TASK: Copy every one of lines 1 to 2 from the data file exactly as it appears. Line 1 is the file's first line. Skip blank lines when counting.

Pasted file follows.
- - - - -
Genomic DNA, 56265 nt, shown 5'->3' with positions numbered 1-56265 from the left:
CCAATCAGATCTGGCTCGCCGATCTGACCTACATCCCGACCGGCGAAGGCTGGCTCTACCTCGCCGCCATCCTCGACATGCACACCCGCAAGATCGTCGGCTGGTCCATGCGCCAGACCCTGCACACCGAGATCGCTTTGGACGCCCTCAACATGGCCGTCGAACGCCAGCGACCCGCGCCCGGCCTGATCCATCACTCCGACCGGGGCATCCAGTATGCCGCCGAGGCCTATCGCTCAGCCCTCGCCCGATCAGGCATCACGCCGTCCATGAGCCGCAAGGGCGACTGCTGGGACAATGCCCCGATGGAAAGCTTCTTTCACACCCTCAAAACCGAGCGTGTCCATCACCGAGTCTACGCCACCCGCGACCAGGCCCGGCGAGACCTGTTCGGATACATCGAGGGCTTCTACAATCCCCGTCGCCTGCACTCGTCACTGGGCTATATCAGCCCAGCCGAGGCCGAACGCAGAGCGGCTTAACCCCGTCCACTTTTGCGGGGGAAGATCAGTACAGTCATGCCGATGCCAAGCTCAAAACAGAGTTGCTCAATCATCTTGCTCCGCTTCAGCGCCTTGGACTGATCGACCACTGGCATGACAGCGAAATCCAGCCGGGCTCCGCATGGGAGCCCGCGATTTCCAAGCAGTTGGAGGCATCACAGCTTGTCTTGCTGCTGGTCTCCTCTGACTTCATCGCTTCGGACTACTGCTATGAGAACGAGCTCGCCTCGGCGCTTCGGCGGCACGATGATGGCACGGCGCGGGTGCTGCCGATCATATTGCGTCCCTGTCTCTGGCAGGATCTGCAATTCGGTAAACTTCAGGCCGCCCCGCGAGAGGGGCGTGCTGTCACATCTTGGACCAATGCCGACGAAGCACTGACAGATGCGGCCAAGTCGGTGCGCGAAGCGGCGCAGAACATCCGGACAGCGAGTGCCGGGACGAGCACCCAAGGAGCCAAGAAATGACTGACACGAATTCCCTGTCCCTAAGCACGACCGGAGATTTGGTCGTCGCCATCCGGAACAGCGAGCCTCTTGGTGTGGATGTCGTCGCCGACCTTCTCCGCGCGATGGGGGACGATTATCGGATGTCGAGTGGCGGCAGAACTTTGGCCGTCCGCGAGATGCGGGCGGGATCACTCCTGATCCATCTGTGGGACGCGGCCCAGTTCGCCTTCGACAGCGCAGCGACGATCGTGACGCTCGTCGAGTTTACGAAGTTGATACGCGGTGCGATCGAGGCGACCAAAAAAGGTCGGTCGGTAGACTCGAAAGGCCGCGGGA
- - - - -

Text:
Genomic DNA, 56265 nt, shown 5'->3' with positions numbered 1-56265 from the left:
CCAATCAGATCTGGCTCGCCGATCTGACCTACATCCCGACCGGCGAAGGCTGGCTCTACCTCGCCGCCATCCTCGACATGCACACCCGCAAGATCGTCGGCTGGTCCATGCGCCAGACCCTGCACACCGAGATCGCTTTGGACGCCCTCAACATGGCCGTCGAACGCCAGCGACCCGCGCCCGGCCTGATCCATCACTCCGACCGGGGCATCCAGTATGCCGCCGAGGCCTATCGCTCAGCCCTCGCCCGATCAGGCATCACGCCGTCCATGAGCCGCAAGGGCGACTGCTGGGACAATGCCCCGATGGAAAGCTTCTTTCACACCCTCAAAACCGAGCGTGTCCATCACCGAGTCTACGCCACCCGCGACCAGGCCCGGCGAGACCTGTTCGGATACATCGAGGGCTTCTACAATCCCCGTCGCCTGCACTCGTCACTGGGCTATATCAGCCCAGCCGAGGCCGAACGCAGAGCGGCTTAACCCCGTCCACTTTTGCGGGGGAAGATCAGTACAGTCATGCCGATGCCAAGCTCAAAACAGAGTTGCTCAATCATCTTGCTCCGCTTCAGCGCCTTGGACTGATCGACCACTGGCATGACAGCGAAATCCAGCCGGGCTCCGCATGGGAGCCCGCGATTTCCAAGCAGTTGGAGGCATCACAGCTTGTCTTGCTGCTGGTCTCCTCTGACTTCATCGCTTCGGACTACTGCTATGAGAACGAGCTCGCCTCGGCGCTTCGGCGGCACGATGATGGCACGGCGCGGGTGCTGCCGATCATATTGCGTCCCTGTCTCTGGCAGGATCTGCAATTCGGTAAACTTCAGGCCGCCCCGCGAGAGGGGCGTGCTGTCACATCTTGGACCAATGCCGACGAAGCACTGACAGATGCGGCCAAGTCGGTGCGCGAAGCGGCGCAGAACATCCGGACAGCGAGTGCCGGGACGAGCACCCAAGGAGCCAAGAAATGACTGACACGAATTCCCTGTCCCTAAGCACGACCGGAGATTTGGTCGTCGCCATCCGGAACAGCGAGCCTCTTGGTGTGGATGTCGTCGCCGACCTTCTCCGCGCGATGGGGGACGATTATCGGATGTCGAGTGGCGGCAGAACTTTGGCCGTCCGCGAGATGCGGGCGGGATCACTCCTGATCCATCTGTGGGACGCGGCCCAGTTCGCCTTCGACAGCGCAGCGACGATCGTGACGCTCGTCGAGTTTACGAAGTTGATACGCGGTGCGATCGAGGCGACCAAAAAAGGTCGGTCGGTAGACTCGAAAGGCCGCGGGA